New Year, New Job: How to become a community manager - MCV

New Year, New Job: How to become a community manager

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Capcom UK's social and community manager Neil Gorton tells us how producing videos on YouTube helped him get his job today and what challenges his role involves.

How would you summarise your role?

As social and community manager for Capcom UK I'm in charge of creating community-focused content, as well as relaying communication back and forth between the business and its fans.

What are your main responsibilities?

Filtering important feedback to the producers as well as providing customer service. Imparting information back to the fans such as sales and release info. On top of that there are the brand pages to police and keep fresh with official and fan-created content.

Additional to this is meeting the fans face to face at events – whether they're public expos or ones I have created to celebrate game launches and anniversaries. To top it all off, there is my own created content to make and hope that fans will interact with.

How did you get your job?

Oh boy. I'd worked in television for a few years producing scripts and shows about video games. When I was let go it was crushing, but I was determined to keep going. Between odd jobs to pay the rent, I started a YouTube show with my pal Tom and thanks to our contacts we got invited to some great industry events where we made fun video content out of them. They may not have set the world on fire in terms of views but the energy was there and Capcom took notice, so I was invited to interview and now here I am.

What special skills or qualifications did you need?

Well you have to be able to understand social media, sort out which sentiments are sincere and know what would make a useful asset and why. Also, brazen confidence (or a complete disregard for ego) is essential – you will often be placed in front of hundreds of people in real life as well as being the 'face' for the company online. The work/life balance becomes quite difficult because you really need to be able to work around the clock so making sure you're comfortable with those demands is key.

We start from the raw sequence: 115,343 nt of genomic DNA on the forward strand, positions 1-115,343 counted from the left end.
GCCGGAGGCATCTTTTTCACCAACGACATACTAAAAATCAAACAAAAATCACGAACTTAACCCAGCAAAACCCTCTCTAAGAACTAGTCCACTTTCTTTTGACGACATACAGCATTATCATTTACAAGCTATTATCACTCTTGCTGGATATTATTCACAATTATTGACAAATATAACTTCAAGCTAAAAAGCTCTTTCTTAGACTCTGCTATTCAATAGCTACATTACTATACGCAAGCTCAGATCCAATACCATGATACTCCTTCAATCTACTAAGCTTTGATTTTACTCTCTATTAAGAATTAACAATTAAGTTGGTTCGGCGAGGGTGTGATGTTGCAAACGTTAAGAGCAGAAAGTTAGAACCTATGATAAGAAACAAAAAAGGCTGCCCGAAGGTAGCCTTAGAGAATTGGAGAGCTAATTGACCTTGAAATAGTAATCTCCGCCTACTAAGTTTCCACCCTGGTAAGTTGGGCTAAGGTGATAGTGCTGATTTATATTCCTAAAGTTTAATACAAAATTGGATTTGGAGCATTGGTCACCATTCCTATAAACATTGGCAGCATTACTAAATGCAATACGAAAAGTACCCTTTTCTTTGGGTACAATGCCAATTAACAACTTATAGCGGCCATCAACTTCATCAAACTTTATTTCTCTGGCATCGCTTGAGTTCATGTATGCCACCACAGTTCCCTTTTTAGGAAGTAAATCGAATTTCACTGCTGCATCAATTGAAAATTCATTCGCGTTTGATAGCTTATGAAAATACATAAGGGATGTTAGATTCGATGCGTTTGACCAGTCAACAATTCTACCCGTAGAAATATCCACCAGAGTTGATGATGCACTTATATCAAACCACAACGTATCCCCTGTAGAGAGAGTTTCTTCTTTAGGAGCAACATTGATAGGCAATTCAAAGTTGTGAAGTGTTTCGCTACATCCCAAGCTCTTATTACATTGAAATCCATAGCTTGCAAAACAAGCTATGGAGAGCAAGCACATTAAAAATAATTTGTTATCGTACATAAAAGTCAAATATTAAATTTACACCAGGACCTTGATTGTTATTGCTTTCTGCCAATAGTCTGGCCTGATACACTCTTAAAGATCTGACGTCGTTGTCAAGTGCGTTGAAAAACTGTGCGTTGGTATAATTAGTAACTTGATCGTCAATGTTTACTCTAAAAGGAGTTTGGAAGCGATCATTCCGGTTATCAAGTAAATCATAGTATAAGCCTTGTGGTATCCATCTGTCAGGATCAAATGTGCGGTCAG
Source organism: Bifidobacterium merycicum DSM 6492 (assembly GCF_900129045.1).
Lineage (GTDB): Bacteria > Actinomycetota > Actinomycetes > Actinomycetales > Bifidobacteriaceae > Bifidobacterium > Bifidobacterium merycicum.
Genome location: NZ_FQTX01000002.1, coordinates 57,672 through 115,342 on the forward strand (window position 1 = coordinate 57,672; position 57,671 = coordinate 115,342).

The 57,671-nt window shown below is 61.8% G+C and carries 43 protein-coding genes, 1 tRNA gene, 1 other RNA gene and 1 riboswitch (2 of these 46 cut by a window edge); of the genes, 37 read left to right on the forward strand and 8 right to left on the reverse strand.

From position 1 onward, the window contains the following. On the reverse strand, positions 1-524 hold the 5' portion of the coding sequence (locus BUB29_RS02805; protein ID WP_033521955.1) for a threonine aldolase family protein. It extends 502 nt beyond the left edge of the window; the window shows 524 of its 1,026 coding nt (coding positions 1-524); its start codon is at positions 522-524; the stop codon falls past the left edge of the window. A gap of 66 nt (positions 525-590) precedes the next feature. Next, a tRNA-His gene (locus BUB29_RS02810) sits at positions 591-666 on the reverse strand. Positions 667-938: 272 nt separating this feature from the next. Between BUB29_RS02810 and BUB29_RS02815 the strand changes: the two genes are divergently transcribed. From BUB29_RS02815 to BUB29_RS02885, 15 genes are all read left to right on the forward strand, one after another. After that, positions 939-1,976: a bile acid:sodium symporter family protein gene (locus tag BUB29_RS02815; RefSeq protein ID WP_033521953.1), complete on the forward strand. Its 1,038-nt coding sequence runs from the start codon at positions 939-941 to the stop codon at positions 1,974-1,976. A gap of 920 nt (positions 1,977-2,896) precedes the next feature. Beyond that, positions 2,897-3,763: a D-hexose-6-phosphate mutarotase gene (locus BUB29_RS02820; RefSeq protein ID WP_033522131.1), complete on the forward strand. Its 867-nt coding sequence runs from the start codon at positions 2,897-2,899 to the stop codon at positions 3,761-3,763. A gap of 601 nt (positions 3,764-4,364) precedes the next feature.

Describe a normal day. What do you do?

No such thing! But there are subsets.

One day will involve a morning preparing reports to various departments advising how the brands are being received and in turn we are promoting them. This leads to meetings and strategy building.

The afternoon will be spent policing brand pages and creating/collecting assets – Twitter is in the background at all times and helps me spot potential problems as they occur and thus I can act accordingly and address them.

On another day I will be making video content, playthroughs, countdowns and nostalgia pieces, these can be YouTube videos, streams or Vines etc.

What's important to note is it never ends. I'm glued to the company accounts – every watchful, reading everything that pops up.

What are the best and worst parts of your role?

Seeing your feedback shine through in game development it's those little one of one moments where you know your interaction has made someone's day

The worst part is learning to disconnect. It can be a real struggle shutting off your phone and laptop despite your American counterparts taking over when the clock allows – it is nevertheless hard to relax.

What tips would you give to someone applying for a similar position?

There's no room for fakery here, you have to be the real deal –most of all you have to want to help. You have to be a gamer to empathise with gamers – it's kind of like Blade Runner but played out on Twitter.

What are your long-term career plans?

Well, eventually I'll be too old to keep up with ever emerging trends and changes in social media so perhaps I'll ascend and oversee a team of my own community managers, more likely I would imagine I will move into product management working ever closer with game producers and bringing the fans the games they really want to play.

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